Alexander Chibilev thinks it wrong to attribute the shallowing of the Ural solely to the presence of water reservoirs. Data from many years of observation show that even before the construction of the reservoirs the river had high-water and low-water years. These periods are cyclical and closely related to climate change.
Another climate issue also affects the Ural River: the melting of the ice caps. According to several scientists, icebergs breaking off from polar glaciers can cool the warm ocean currents of the Atlantic Ocean, impacting the weather in Eurasia. Chibilev also draws attention to the fact that global climate change affects every river in central Eurasia.
“It is necessary to recognise that the true causes and extent of climate change, despite a large amount of data and predictions, are poorly understood. One thing is for sure: these changes are particularly sensitive in the central regions of Eurasia, where the Ural River basin is located,” he says. “The Don, Kuban, Terek, Volga, and Ural suffer from low water. And in the Altai and farther east, including the Amur river basin, there are catastrophic floods. Climate change is not sufficiently studied, partly because most of the surface of our planet is occupied by the ocean, which isn’t studied as much as inhabited land”
The human factor
The changes happening to the Ural have attracted the attention of the public because they are visible to the naked eye. More than four million people live on the banks of the river, anywhere along its course from the spurs of the Ural Mountains in Bashkiria, to its mouth in a tree-like delta in the Caspian Sea in Kazakhstan. They not only see what is happening to the river but are themselves the main cause of these changes. They use the river and consume its water. In official documents the influence of people on the Ural is denoted by the words “water use” and “water consumption”.
There’s also industrial water use. Factories take water from the Ural and discharge polluted water back into it.
“Because of this, we must take into account low water availability in our management of natural resources, give up high water consumption and be prepared for critically low water periods in the future,” Alexander Chibilev says.
He notes that there were extremely low water periods in the 1920s and in 1954-1955. And that, in contrast, in 1942 and in 1957, the Ural River overflowed and its violent currents even tore down railway bridges.
Until recently, the Ural River was considered the world’s main supplier of caviar and sturgeon. In the 1970s, caviar from the Ural accounted for 40% of all black (sturgeon) caviar on the market. But in the 1990s, scientists warned that the sturgeon population was 40 times lower than twenty years previously. Nowadays there are generally no sturgeons upstream of Atyrau, a city by the Caspian Sea in Kazakhstan.
In the 70s, Chibilev compiled an atlas of sturgeon spawning habitats in the Ural River. He admits it is now hopelessly outdated but suggests the return of sturgeon could become a measure of the river’s rehabilitation.
He explains: “The replenishing of the sturgeon stock is something like a milestone, perhaps a utopian goal. And the presence of sturgeon in the river is an indicator of its ecological state. If sturgeon appear in significant numbers in the river, it means that the river is ‘recovering’. Like, for example, in the Rhine, Europe’s most polluted river in the 1960s. The “Salmon 2000″ programme was launched and salmon reappeared, though numbers are not at all on a commercial scale yet.”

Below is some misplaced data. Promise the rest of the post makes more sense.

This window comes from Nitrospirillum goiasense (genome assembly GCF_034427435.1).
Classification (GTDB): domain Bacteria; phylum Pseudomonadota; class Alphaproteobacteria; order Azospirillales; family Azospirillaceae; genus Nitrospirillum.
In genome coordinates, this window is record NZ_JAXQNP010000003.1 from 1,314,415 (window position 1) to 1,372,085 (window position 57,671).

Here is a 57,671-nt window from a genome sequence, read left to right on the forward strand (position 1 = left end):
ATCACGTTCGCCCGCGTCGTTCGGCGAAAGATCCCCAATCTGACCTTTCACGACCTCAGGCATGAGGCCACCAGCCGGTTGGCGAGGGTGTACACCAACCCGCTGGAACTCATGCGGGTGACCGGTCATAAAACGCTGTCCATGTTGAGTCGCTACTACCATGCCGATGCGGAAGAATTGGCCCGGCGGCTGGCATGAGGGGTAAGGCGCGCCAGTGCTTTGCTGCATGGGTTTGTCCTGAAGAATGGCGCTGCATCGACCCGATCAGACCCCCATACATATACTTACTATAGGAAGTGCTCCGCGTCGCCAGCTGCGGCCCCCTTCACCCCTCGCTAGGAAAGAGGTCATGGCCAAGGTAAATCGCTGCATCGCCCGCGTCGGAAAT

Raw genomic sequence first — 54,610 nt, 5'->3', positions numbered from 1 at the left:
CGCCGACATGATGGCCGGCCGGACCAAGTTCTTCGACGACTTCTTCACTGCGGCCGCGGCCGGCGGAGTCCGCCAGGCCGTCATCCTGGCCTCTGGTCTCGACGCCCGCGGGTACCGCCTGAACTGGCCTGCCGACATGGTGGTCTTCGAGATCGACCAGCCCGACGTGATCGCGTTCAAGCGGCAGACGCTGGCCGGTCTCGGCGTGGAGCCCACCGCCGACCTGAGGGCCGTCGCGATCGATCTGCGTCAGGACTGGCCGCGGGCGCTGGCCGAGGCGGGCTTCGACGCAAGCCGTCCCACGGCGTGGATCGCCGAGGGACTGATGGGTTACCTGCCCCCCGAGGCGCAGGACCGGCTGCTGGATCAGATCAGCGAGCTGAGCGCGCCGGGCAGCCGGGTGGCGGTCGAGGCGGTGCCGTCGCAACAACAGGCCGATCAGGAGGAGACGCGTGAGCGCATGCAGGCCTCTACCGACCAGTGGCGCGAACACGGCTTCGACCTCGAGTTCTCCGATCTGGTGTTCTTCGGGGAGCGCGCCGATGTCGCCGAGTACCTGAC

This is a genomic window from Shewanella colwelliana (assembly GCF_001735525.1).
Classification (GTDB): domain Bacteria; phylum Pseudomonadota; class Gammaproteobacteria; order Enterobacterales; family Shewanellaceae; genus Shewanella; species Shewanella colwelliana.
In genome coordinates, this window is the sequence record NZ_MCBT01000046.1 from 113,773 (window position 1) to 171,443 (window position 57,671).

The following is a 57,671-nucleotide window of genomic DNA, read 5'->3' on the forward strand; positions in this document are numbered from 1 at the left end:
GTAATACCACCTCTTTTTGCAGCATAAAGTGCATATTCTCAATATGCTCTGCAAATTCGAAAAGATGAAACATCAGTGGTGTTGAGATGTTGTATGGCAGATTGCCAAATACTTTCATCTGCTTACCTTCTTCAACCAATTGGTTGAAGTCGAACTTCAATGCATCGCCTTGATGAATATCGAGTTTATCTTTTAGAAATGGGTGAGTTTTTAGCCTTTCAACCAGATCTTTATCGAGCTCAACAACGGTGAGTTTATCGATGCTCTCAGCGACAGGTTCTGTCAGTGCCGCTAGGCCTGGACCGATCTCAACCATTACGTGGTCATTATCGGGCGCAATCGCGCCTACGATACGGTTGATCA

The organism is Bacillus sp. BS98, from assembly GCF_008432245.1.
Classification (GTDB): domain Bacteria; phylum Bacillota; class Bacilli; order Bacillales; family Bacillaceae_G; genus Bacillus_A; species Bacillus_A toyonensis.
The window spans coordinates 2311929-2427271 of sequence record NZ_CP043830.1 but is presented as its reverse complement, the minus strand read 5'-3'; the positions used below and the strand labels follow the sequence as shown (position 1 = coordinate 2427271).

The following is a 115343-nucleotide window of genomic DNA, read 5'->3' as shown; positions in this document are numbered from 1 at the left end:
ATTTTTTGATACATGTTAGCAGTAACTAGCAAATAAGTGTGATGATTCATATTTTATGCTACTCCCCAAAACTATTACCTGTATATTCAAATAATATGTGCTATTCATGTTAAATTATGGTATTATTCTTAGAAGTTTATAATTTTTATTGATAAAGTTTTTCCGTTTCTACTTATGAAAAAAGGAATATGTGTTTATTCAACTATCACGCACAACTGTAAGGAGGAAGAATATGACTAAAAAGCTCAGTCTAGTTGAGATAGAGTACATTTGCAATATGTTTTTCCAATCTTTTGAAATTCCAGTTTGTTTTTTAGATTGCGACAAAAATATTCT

The academic suggests Russia and Kazakhstan take concrete steps to restore the Ural River now. “Both states spend huge amounts of money on the restoration of the Ural,” he says. “But a cursory review of what it is being spent on is enough to understand that this money won’t have an effect. We spend a lot on conferences, round tables, and forums, and very little on concrete action. In my opinion, state bodies should direct their efforts towards giving the Ural a special status.“
“The Ural River and its tributaries, which have unique fauna and flora, supply water, possess valuable recreational resources, and in the area from Uralsk to the Caspian Sea, in general, are almost the only source of life, need a special status of protected natural territory,” he adds. “At least some parts of the rivers: the upper reaches and their springs, gorges on mountain rivers and valley areas with abundant floodplain forests and lakes, places rare species live in or migrate to, where valuable fish species spawn, etc.“
“Some countries have enshrined the status of “protected river” into law, for example. In Soviet times, a section of the Ural going from the mouth of the Barbastau to the North Caspian Sea, was a “protected area”. In the 1980s, we planned for the extension of this status to the mouth of the Ilek River. The joint Russian-Kazakh commission should work on the special status of our river, otherwise what was it created for?,” he concludes.
Тhe project “Developing Journalism: Exposing Climate Change” aims to identify the challenges of progressive climate change through the development and strengthening of independent media in Central Asia under the mentorship of experts from Media Development Center in Kyrgyzstan, Anhor.uz in Uzbekistan, Asia Plus in Tajikistan and Vlast.kz in Kazakhstan. The project is implemented by n-ost (Germany) and MediaNet International Centre for Journalism (Kazakhstan) with the support of the German Federal Ministry of Economic Cooperation and Development (BMZ).
Lukpan Akhmedyarov and Raul Uporov
Translated from Russian by Valentine Baldassari